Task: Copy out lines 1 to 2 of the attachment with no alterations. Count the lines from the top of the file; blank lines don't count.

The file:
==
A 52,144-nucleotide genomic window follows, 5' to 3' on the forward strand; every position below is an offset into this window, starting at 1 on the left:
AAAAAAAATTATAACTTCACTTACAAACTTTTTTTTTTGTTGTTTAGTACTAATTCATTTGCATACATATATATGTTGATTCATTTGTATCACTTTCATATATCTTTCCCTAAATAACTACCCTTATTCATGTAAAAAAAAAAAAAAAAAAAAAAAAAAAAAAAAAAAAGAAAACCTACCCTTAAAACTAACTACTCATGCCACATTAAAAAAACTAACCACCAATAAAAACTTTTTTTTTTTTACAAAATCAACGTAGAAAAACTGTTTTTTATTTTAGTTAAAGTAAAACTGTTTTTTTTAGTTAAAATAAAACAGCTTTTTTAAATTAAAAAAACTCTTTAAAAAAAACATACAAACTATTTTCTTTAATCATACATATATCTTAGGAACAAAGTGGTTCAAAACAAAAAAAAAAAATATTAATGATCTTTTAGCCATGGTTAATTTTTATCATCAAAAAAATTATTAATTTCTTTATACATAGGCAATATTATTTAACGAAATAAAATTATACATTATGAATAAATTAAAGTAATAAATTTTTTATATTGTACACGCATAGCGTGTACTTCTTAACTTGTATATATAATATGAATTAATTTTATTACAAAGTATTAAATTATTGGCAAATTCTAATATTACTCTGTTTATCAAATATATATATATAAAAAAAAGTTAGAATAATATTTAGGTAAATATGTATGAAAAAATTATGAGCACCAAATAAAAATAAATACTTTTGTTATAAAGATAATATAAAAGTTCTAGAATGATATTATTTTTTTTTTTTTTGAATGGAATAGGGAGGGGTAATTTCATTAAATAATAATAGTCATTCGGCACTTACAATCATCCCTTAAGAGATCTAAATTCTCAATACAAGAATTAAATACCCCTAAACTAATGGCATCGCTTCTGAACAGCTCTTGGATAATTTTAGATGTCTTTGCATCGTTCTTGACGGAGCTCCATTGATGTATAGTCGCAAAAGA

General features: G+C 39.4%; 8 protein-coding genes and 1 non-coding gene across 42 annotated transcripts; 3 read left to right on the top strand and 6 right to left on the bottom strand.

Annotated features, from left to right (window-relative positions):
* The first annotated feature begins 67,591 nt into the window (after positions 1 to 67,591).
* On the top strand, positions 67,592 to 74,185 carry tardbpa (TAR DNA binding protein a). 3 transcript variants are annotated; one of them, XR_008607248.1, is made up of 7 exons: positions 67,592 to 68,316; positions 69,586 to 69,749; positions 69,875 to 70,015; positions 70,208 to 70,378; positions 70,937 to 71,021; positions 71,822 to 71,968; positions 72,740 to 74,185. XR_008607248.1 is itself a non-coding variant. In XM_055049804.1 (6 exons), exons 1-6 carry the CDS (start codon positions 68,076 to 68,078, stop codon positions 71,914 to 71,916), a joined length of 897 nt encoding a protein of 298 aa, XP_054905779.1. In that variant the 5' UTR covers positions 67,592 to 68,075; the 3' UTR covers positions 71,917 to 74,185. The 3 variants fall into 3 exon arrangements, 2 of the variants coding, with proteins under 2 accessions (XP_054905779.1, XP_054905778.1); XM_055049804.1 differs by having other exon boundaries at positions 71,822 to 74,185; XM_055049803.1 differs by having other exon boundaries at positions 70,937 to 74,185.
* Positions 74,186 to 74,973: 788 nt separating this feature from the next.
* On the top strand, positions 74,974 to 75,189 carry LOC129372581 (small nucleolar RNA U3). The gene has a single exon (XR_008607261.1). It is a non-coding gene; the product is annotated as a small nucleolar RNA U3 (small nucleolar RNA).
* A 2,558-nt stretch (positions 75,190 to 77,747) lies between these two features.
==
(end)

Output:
A 52,144-nucleotide genomic window follows, 5' to 3' on the forward strand; every position below is an offset into this window, starting at 1 on the left:
AAAAAAAATTATAACTTCACTTACAAACTTTTTTTTTTGTTGTTTAGTACTAATTCATTTGCATACATATATATGTTGATTCATTTGTATCACTTTCATATATCTTTCCCTAAATAACTACCCTTATTCATGTAAAAAAAAAAAAAAAAAAAAAAAAAAAAAAAAAAAAGAAAACCTACCCTTAAAACTAACTACTCATGCCACATTAAAAAAACTAACCACCAATAAAAACTTTTTTTTTTTTACAAAATCAACGTAGAAAAACTGTTTTTTATTTTAGTTAAAGTAAAACTGTTTTTTTTAGTTAAAATAAAACAGCTTTTTTAAATTAAAAAAACTCTTTAAAAAAAACATACAAACTATTTTCTTTAATCATACATATATCTTAGGAACAAAGTGGTTCAAAACAAAAAAAAAAAATATTAATGATCTTTTAGCCATGGTTAATTTTTATCATCAAAAAAATTATTAATTTCTTTATACATAGGCAATATTATTTAACGAAATAAAATTATACATTATGAATAAATTAAAGTAATAAATTTTTTATATTGTACACGCATAGCGTGTACTTCTTAACTTGTATATATAATATGAATTAATTTTATTACAAAGTATTAAATTATTGGCAAATTCTAATATTACTCTGTTTATCAAATATATATATATAAAAAAAAGTTAGAATAATATTTAGGTAAATATGTATGAAAAAATTATGAGCACCAAATAAAAATAAATACTTTTGTTATAAAGATAATATAAAAGTTCTAGAATGATATTATTTTTTTTTTTTTTGAATGGAATAGGGAGGGGTAATTTCATTAAATAATAATAGTCATTCGGCACTTACAATCATCCCTTAAGAGATCTAAATTCTCAATACAAGAATTAAATACCCCTAAACTAATGGCATCGCTTCTGAACAGCTCTTGGATAATTTTAGATGTCTTTGCATCGTTCTTGACGGAGCTCCATTGATGTATAGTCGCAAAAGA